“Linear direct-vent fireplaces fit well with contemporary designs and provide a pane of glass between the livable space and the fire element for protection,” Olson said. “Many brands also have started introducing cool-touch glass so that you won’t get burned if you touch the glass face of the firebox.”

Agelet de Saracibar said modern electric fireplaces are the safest option indoors and outdoors. “Because the flame is not real, there is no real danger,” he said. “The design of these has evolved so thoughtfully that it has become hard to tell if they are real.” Likewise, he noted vertical water features inside a home are child-friendly, including fountains or wall cascades with reduced troughs.

Fences and auto-covers are often required by law for outdoor pools in the US. But even so, Olsen said chimes or alarms can alert a parent that a door opened.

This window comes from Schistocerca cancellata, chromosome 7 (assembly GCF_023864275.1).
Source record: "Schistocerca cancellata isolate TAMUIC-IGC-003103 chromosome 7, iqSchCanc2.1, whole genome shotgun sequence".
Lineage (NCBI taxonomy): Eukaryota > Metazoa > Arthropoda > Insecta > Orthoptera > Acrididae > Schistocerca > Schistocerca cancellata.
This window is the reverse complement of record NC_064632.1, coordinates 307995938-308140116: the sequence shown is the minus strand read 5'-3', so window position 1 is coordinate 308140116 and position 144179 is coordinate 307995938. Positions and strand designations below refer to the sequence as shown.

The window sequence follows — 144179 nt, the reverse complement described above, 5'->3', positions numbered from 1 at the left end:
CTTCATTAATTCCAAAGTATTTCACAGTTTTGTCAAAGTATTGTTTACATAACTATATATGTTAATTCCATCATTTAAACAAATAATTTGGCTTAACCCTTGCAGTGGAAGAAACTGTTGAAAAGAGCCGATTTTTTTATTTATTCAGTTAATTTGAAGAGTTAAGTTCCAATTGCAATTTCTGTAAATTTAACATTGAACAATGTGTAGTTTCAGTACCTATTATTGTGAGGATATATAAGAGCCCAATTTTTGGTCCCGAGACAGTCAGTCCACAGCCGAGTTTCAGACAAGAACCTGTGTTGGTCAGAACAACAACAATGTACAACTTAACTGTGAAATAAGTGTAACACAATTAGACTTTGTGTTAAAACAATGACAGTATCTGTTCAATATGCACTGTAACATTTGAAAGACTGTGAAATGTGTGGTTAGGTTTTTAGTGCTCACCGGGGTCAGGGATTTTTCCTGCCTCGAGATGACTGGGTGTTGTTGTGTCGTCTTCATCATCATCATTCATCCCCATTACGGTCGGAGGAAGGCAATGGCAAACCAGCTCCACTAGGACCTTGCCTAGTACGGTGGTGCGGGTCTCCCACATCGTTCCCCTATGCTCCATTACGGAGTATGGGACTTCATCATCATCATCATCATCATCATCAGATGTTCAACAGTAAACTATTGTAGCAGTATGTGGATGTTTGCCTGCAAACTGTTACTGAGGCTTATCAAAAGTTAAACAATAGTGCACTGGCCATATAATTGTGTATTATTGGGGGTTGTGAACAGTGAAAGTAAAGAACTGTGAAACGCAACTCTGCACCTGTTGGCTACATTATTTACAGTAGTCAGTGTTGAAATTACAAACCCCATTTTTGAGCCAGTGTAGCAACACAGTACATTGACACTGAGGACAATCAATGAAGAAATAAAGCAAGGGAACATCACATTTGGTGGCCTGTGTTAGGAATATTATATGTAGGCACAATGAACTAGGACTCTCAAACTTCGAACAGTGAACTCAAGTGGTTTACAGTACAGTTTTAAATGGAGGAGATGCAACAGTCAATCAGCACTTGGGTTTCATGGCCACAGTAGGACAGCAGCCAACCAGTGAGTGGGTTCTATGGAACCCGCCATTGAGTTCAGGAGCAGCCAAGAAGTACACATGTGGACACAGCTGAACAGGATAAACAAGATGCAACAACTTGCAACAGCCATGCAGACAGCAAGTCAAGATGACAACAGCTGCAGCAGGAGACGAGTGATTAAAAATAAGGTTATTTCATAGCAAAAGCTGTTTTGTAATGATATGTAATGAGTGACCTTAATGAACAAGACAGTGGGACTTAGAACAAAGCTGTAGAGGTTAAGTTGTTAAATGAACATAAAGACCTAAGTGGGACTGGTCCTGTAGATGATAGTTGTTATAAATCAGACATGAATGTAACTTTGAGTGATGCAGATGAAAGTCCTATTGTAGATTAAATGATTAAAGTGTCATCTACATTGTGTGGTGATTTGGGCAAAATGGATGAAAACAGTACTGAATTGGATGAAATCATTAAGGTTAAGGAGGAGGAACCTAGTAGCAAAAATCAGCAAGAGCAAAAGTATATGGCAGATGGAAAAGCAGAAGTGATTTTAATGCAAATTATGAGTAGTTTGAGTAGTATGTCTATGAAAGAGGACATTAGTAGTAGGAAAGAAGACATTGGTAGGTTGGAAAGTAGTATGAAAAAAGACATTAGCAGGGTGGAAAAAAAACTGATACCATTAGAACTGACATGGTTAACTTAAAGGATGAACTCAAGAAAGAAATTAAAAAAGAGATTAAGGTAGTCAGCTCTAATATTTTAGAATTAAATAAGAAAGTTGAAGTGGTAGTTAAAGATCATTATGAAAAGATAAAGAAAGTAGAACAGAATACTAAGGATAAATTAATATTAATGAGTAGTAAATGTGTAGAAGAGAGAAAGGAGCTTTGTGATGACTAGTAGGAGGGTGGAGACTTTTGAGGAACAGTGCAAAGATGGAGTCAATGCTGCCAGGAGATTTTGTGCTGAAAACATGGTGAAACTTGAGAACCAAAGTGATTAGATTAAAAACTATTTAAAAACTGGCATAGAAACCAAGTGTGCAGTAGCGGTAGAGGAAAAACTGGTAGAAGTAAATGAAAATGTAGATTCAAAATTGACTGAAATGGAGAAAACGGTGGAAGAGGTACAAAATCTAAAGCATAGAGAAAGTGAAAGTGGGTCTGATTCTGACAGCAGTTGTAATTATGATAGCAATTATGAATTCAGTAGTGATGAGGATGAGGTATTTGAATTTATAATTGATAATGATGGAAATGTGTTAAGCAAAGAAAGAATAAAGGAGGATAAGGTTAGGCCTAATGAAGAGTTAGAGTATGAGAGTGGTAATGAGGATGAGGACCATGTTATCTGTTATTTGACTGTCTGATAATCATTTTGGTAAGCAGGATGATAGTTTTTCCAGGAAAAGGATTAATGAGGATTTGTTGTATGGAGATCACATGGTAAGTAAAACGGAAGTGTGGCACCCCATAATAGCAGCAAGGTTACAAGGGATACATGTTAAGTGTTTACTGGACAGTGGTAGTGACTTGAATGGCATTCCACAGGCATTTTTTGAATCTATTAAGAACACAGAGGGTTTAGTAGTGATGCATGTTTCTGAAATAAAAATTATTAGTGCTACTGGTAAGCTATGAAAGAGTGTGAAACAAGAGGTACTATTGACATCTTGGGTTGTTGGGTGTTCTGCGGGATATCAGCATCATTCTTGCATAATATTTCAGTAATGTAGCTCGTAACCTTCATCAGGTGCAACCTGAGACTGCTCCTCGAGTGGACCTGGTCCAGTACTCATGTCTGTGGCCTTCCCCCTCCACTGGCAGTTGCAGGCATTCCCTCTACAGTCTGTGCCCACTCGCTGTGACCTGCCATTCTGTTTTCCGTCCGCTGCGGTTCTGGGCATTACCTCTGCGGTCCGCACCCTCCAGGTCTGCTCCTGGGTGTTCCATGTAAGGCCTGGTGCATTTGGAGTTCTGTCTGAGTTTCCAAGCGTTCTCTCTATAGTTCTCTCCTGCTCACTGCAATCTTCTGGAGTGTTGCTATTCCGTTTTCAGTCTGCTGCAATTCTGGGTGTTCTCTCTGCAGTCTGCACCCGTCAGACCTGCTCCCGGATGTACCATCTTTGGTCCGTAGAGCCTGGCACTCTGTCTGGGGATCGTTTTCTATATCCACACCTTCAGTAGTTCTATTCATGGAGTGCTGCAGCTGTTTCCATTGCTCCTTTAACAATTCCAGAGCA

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Agelet de Saracibar mentioned a recent trend: designing above-ground, infinity-edge pools that are playful yet childproof.

Bild said a water feature typically isn’t a deal breaker because buyers can simply remove it. Similarly, many fireplaces are controlled by a switch, which can be installed at a height a child can’t reach. Staircases are tougher to overcome as they’re not so easily removed and rebuilt. The cost to revamp would be substantial, plus the construction process would be invasive.

Whatever the concern is, if removing or tweaking the feature is an easy fix, it probably wouldn’t deter the sale. Otherwise, the need for childproofing could be an obstacle. “If it’s too much work to change a feature, most people say there must be another home out there for me,” Bild said.

Though contemporary homes with floating staircases might linger on the market while waiting for a buyer, Ravitz said “there’s a lid for every pot,” recalling a home she recently sold.

“For the family who lived there and designed this house, it wasn’t an issue for them as they had older kids,” she said, describing a home with open-riser stairs, glass on one side and a built-in bookcase skimming the other. “And the family that bought [the house] thought it could have been an issue, but they overcame it because they loved the whole house so much.”